[digiKam-users] DigiKam and multiple computers -- best practices

karsten_df karsten.defreese at posteo.de
Wed Mar 28 19:30:17 BST 2018

Simon Cropper wrote
> It is usually things like curly brackets and em-dash characters that 
> make it into paths.
> If your European characters are coming through your don't had CP-1252, 
> probably using CP-1251 (see potential alternatives here 
> https://en.wikipedia.org/wiki/Windows_code_page).
> Here is a thread that can help you determine the code page your system 
> is using 
> https://serverfault.com/questions/80635/how-can-i-manually-determine-the-codepage-and-locale-of-the-current-os

Warning - somehow lengthy text below - should discussion be moved to
different place?

let's start with the WIN10 machine
- chcp on the WIN10 machine says codepage 850 (locale is German)

using a shared folder between WIN10 and a Linux Virtiual Machine (file
system is vboxsf):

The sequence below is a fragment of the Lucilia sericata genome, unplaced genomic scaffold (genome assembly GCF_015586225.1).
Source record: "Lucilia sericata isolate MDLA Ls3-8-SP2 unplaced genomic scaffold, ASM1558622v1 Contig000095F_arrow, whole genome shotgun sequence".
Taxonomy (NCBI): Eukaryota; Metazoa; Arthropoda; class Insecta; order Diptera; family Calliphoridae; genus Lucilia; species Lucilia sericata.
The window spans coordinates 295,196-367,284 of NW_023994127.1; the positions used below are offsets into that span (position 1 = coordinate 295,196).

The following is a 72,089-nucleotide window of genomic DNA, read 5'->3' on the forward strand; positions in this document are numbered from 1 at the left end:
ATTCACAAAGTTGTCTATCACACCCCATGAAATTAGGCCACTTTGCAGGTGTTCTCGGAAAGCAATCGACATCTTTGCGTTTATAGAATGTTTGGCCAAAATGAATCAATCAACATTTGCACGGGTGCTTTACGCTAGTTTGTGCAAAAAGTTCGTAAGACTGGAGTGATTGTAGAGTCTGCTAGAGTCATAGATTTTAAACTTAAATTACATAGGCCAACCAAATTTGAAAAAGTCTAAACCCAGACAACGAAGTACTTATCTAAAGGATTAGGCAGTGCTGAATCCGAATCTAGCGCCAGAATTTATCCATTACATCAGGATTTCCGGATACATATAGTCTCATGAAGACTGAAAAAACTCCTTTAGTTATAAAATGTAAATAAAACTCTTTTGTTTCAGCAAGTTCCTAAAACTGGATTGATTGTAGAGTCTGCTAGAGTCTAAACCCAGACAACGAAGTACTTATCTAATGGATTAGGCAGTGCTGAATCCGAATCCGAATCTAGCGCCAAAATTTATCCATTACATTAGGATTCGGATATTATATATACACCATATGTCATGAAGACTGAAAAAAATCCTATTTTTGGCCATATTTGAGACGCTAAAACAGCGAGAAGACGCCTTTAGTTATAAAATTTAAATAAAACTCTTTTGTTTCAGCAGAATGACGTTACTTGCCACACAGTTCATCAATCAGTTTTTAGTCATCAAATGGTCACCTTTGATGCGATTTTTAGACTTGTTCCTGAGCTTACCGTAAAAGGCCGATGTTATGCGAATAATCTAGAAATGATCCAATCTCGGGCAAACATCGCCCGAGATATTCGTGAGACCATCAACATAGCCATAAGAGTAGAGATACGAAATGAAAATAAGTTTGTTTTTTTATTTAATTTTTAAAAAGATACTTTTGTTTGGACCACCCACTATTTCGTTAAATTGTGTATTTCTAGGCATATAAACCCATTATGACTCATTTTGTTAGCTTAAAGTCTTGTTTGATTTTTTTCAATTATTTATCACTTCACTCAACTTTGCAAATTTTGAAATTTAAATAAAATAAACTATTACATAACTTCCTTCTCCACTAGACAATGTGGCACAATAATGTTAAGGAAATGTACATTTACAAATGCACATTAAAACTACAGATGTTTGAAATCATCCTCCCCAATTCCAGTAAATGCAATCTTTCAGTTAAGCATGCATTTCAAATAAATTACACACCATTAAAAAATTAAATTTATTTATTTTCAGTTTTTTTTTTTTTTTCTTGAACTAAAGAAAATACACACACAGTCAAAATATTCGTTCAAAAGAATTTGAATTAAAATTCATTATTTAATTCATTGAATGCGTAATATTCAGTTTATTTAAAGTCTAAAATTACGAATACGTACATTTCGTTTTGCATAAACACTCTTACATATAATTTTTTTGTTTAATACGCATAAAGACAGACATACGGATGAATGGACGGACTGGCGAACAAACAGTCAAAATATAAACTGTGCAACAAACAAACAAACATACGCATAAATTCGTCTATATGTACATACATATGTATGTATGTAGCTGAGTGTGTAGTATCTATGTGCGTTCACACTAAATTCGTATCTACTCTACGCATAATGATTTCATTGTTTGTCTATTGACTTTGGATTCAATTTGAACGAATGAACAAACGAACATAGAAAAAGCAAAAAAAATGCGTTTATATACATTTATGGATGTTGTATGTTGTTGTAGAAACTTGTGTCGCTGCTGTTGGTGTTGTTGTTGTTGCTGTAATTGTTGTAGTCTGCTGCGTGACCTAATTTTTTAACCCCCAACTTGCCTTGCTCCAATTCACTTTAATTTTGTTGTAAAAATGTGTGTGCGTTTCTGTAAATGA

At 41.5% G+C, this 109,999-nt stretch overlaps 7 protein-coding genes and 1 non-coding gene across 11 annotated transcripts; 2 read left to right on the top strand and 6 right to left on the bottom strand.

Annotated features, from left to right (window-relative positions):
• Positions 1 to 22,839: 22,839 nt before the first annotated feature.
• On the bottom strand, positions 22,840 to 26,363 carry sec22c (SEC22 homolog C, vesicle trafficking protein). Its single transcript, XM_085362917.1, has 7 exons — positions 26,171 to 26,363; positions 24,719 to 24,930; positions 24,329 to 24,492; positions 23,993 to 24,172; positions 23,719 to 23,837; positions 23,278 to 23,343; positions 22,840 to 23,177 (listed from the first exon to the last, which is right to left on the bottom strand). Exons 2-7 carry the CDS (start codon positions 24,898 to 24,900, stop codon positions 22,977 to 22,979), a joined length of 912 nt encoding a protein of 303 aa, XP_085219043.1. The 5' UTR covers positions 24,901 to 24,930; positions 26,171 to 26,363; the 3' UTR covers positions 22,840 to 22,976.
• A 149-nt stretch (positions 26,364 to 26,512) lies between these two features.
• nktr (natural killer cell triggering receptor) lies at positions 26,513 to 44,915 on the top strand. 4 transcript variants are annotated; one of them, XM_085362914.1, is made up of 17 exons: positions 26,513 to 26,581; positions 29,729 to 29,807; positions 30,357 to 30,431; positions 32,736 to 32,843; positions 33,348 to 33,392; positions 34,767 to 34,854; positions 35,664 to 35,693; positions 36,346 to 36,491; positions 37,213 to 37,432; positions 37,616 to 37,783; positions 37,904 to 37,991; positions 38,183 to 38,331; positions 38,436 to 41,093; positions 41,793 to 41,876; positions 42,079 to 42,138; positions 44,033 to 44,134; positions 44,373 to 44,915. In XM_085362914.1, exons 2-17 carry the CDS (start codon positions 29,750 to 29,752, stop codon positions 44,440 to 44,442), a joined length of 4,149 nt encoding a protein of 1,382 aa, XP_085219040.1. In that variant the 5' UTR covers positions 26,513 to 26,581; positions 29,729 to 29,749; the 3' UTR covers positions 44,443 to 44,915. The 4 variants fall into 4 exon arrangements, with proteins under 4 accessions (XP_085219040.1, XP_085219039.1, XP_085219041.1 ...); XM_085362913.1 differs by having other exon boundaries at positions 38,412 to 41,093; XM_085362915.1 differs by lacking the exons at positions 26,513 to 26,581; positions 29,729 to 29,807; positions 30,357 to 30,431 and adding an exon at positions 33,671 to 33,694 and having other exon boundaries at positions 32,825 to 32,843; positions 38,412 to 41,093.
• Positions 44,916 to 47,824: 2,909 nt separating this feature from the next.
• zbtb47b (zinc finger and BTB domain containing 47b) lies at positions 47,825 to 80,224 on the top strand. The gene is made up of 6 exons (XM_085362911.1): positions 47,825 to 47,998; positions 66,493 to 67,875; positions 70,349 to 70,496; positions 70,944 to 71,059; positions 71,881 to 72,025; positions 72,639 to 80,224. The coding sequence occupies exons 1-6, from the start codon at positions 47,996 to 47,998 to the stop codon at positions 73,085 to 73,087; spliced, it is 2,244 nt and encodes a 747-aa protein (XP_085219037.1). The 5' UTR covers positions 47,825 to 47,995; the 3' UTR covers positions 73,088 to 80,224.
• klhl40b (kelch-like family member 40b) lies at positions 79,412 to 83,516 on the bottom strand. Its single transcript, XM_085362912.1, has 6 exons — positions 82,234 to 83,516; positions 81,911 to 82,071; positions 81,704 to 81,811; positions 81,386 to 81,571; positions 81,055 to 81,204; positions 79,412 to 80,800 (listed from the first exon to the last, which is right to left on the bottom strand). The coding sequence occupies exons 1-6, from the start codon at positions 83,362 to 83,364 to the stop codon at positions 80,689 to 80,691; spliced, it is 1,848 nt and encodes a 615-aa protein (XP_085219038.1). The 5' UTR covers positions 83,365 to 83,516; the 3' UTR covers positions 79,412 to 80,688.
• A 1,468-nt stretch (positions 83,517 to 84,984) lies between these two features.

- when I create a text file in WIN10 using Notepad, special characters
(µÖÄÜß{}~€) are shown correctly on the linux side
  (only) if I use CP-1252 or 1250 to display the text.
- in the opposite direction, these characters, when entered as utf-8 in
Linux, show correctly at the Windows side in Notepad.  
  A check with a more versatile editor reveals that the encoding actually
still is utf-8 in WIN10.
- all filenames using characters µÖÄÜß{}~€ are transferred correctly between
systems *(!)*

now looking at the target scenario, a linux server, running nfs and samba
servers for one linux & one windows clients resp.
- exactly the same behavior as above

=> my takeaways:
- in my (default) configuration, there are no obvious problem with
filenames, although WIN10 should use utf-16 or 'OEM',
  depending on the file system type, and Linux should use utf-8.
  Some transcoding of filenames seems to be done between the systems.
- on the application level, behavior on WIN side is app specific -
  some programs create text in CP-1252, while others use utf-8.
  Also at least some do interpret utf-8 correctly

==>> so the interesting question is:
Does digikam always (Linux / Windows) use utf-8 encoding for all text that
goes into picture metadata?
If so, any issues would be restricted to the filenames (unfortunately also
the most critical part ;-),
which, at least in my setup, seem to be handled correctly across WIN10 and
Linux for reasons not yet fully understood..

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